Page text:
You get paid well, you are famous, and your job is to play a game. Yes it has risks, big risks, but you knew that when you signed the contract.

    No sympathy at all for any of these guys….

  49. donnymacjack says: Jul 8, 2014 7:41 PM

    Why is it the NFL’s fault that he isn’t getting some money? If you wanted better you should have either a) Opted out of the class-action and moved forward with your own suit. or b) hired better attorneys to negotiate a better settlement. Hell the judge already had to go back once and tell the players attorneys to do better, obviously those guys are cutting it.

  50. realfootballfan says: Jul 8, 2014 7:41 PM

    Keep saying you don’t care and watch as more and more mothers get hold of their children and steer them toward basketball and baseball, and you’re watching a worse product as the years go on. It’s already happening now. I’m sure those guys who went in mines and got black lung didn’t think it was the safest profession either, but I doubt any of them figured they would get terminal cancer directly related to what they did for work.

  51. alshonbrandontandem says: Jul 8, 2014 7:42 PM

    ** Not a bad salary, dumb phone

  52. stew48 says: Jul 8, 2014 7:42 PM

    It is just unbelievably sad to read so many of these comments that reflect total ignorance of the facts, historically, and the judgment of others that is so harsh. To compare serving our country in war to playing football in any way is just ludicrous. I will not waste your time or mine in pointing out the huge difference; you know anyway.

  53. marauders127 says: Jul 8, 2014 7:46 PM

    You choose to play football. You choose to still get paid talking about football. You choose not to invest wisely. You choose to go back in the game because you know you may lose your job if you are on the sideline. If you play football, your quality of life will suffer. Period.

  54. swadehoo says: Jul 8, 2014 7:47 PM

    Sounds like he’s middle aged to me. Stop making excuses and but a sports car.

  55. Canton Bulldogs says: Jul 8, 2014 7:47 PM

    This is a tough crowd. Maybe we should tell soldiers who are wounded in battle — “The V.A. — forget it. You enlisted. You know what you were getting into. Stop crying.”

    I get the point you are trying it make but you really can’t compare wounded in action to a sports related injury. The former people are literally trying to kill you. The later is an accident. The issue is whether or not the NFL knew the long term effects of a concussion and hid it. Guarantee the defense department is holding no secrets about how real are the bullets and bombs.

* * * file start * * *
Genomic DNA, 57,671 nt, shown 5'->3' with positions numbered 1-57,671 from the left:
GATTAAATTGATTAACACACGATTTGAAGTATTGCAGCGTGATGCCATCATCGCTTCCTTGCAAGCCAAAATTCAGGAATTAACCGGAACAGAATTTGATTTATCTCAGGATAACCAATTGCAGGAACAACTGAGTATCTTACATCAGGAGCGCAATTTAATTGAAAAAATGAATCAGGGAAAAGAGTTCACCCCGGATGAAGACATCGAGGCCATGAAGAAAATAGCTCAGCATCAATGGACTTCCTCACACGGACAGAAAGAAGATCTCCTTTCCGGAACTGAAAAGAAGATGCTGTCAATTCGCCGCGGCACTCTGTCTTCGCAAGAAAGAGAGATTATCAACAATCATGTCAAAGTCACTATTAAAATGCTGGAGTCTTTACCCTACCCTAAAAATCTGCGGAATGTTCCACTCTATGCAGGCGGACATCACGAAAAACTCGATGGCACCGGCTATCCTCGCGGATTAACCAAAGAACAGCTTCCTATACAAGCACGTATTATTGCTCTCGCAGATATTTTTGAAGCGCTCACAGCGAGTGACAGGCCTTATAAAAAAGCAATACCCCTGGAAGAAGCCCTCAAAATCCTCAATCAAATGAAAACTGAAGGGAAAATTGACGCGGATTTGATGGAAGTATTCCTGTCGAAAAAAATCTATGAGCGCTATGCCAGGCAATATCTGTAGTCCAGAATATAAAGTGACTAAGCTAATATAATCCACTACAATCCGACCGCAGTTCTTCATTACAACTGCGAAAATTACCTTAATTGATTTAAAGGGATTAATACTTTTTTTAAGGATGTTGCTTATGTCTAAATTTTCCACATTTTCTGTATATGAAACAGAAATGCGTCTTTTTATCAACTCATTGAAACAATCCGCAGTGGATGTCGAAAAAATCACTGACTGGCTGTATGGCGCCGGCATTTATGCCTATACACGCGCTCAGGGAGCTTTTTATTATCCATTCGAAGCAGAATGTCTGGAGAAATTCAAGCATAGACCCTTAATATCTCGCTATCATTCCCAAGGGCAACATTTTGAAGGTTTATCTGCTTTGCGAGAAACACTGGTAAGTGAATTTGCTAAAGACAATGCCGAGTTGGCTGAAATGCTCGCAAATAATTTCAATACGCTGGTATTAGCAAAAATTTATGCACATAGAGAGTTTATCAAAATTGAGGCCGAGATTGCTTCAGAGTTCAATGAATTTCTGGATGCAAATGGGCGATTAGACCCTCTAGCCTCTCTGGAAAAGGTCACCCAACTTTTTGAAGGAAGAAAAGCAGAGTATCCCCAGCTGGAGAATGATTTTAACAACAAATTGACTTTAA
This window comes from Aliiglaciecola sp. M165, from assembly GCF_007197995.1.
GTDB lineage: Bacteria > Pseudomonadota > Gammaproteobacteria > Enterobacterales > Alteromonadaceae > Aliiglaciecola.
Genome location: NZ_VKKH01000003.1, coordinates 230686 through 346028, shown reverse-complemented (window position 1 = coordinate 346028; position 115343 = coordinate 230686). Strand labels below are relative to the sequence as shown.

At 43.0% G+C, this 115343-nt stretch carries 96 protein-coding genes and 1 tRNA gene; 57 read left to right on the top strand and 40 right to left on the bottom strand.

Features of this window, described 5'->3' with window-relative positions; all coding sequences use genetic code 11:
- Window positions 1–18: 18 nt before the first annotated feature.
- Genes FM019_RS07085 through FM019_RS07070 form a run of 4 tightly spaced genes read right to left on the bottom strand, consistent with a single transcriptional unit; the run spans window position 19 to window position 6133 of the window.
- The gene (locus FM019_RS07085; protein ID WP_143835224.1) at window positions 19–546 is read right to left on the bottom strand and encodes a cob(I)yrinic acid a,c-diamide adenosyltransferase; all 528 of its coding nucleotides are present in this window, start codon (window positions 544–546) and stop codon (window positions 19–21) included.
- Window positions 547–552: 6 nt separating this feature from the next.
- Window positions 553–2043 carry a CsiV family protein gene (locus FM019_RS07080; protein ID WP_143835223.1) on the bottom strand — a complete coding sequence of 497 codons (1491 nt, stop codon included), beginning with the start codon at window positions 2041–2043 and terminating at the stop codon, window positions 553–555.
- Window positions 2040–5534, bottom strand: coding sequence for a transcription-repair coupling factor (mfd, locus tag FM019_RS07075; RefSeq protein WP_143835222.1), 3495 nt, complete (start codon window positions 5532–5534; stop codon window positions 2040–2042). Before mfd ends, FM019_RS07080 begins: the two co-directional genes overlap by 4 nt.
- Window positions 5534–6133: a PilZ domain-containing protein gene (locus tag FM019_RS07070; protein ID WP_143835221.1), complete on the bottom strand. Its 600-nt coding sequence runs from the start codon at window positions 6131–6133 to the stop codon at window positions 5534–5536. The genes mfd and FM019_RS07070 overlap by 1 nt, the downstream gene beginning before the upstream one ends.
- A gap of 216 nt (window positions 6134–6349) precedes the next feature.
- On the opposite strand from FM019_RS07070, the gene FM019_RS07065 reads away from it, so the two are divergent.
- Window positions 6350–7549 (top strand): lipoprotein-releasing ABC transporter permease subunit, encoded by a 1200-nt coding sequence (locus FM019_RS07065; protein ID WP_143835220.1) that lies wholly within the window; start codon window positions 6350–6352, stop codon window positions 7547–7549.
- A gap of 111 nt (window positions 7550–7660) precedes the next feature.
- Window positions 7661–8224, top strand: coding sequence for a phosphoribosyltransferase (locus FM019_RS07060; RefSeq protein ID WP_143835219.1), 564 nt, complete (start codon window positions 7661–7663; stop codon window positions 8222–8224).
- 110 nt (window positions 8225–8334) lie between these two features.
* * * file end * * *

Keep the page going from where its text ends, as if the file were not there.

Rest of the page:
56. daltonsdumptruck says: Jul 8, 2014 7:59 PM

    forward lateral payback

  57. radar8 says: Jul 8, 2014 8:02 PM

    A lot of these players did not know the long-term effects of concussions. The NFL did know and did nothing. IN fact, the NFL would send these concussed guys right back in the game to take more hits.

    That’s what the suit was about.

    Remember, many of these players are not the brightest bulbs in the box, but they still deserve to receive compensation the damage caused (unknown to them at the time).

  58. billsboy88 says: Jul 8, 2014 8:04 PM

    Admit that you threw that ball forward on that music city “lateral” and maybe I’ll feel a little compassion

  59. shrimpking55 says: Jul 8, 2014 8:14 PM

    I really don’t understand these athletes who knew very well that football is a dangerous sport. To be suing the NFL, the sport that gave them what they chose was their best opportunity to financial stability is cowardly. It was their choice and some of these athletes are suing bc they mismanaged their money.

  60. Angry Orange Man says: Jul 8, 2014 8:50 PM

    All the “experts” trying to talk tough about this probably wouldn’t even be able to properly put on a full set of gear. How many of you morons knew all these findings 10 years ago? You “it’s not me so who cares?” Folks are the scum of the earth and even more of a problem than the PC Police everyone complains about.

  61. steelcurtainn says: Jul 8, 2014 9:05 PM

    All them head injuries and no championships to show for. What a shame. He chose the profession.

  62. hunt3rjo3 says: Jul 8, 2014 9:14 PM